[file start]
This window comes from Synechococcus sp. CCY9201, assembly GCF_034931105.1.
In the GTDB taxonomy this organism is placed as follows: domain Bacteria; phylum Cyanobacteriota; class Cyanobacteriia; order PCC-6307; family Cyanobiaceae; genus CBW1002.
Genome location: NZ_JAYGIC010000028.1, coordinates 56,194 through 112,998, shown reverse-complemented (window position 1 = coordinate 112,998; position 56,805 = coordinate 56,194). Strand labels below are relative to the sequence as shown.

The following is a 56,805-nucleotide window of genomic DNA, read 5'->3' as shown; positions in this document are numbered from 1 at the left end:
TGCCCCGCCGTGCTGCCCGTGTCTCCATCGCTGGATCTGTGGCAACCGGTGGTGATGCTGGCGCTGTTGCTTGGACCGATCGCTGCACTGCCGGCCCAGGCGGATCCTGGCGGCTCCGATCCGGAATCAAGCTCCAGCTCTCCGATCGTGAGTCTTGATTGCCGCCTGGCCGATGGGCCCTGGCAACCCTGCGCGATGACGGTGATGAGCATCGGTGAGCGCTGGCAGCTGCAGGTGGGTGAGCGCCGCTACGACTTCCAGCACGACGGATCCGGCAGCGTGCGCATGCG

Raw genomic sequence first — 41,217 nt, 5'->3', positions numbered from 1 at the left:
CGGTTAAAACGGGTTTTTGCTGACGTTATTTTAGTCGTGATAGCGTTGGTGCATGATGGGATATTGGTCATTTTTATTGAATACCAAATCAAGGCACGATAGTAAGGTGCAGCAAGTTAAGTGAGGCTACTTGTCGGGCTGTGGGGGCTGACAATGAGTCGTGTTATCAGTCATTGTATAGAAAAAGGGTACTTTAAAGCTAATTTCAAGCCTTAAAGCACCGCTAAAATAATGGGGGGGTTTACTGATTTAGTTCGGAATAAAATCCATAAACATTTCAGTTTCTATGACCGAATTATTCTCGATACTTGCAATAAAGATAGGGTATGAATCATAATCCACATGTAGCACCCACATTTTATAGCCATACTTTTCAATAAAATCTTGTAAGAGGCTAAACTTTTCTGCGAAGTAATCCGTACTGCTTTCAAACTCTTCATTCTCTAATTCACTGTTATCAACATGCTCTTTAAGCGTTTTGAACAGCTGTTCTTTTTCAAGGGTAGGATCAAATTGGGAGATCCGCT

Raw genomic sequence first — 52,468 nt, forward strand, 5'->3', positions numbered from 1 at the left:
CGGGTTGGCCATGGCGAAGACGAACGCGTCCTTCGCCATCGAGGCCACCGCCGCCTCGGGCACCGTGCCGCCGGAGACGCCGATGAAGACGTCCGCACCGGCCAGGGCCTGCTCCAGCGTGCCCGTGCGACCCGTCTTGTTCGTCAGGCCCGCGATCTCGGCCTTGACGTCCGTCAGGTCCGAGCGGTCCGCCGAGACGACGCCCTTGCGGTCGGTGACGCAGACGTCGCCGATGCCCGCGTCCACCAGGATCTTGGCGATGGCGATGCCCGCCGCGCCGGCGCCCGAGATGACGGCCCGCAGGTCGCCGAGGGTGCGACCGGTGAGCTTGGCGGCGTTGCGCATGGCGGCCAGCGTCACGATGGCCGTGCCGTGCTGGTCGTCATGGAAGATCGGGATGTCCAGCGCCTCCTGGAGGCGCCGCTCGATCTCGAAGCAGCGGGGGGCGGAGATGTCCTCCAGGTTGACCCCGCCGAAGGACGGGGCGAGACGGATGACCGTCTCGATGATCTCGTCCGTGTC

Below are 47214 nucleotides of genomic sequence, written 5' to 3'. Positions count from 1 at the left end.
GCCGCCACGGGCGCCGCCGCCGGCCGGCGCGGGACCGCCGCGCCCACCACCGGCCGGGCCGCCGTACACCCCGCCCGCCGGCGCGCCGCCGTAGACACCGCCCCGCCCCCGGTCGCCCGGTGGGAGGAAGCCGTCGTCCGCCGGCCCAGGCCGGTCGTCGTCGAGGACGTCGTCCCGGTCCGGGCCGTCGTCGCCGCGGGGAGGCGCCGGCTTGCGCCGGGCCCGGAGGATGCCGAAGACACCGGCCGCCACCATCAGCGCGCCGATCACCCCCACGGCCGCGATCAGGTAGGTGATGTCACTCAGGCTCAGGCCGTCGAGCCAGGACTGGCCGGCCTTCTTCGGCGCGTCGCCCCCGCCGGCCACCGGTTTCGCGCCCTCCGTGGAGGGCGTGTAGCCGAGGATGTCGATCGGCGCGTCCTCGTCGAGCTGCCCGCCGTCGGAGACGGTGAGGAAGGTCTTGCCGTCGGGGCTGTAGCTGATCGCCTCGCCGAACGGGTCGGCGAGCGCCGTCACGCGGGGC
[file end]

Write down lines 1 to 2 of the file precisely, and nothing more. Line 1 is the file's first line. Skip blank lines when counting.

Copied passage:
This window comes from Synechococcus sp. CCY9201, assembly GCF_034931105.1.
In the GTDB taxonomy this organism is placed as follows: domain Bacteria; phylum Cyanobacteriota; class Cyanobacteriia; order PCC-6307; family Cyanobiaceae; genus CBW1002.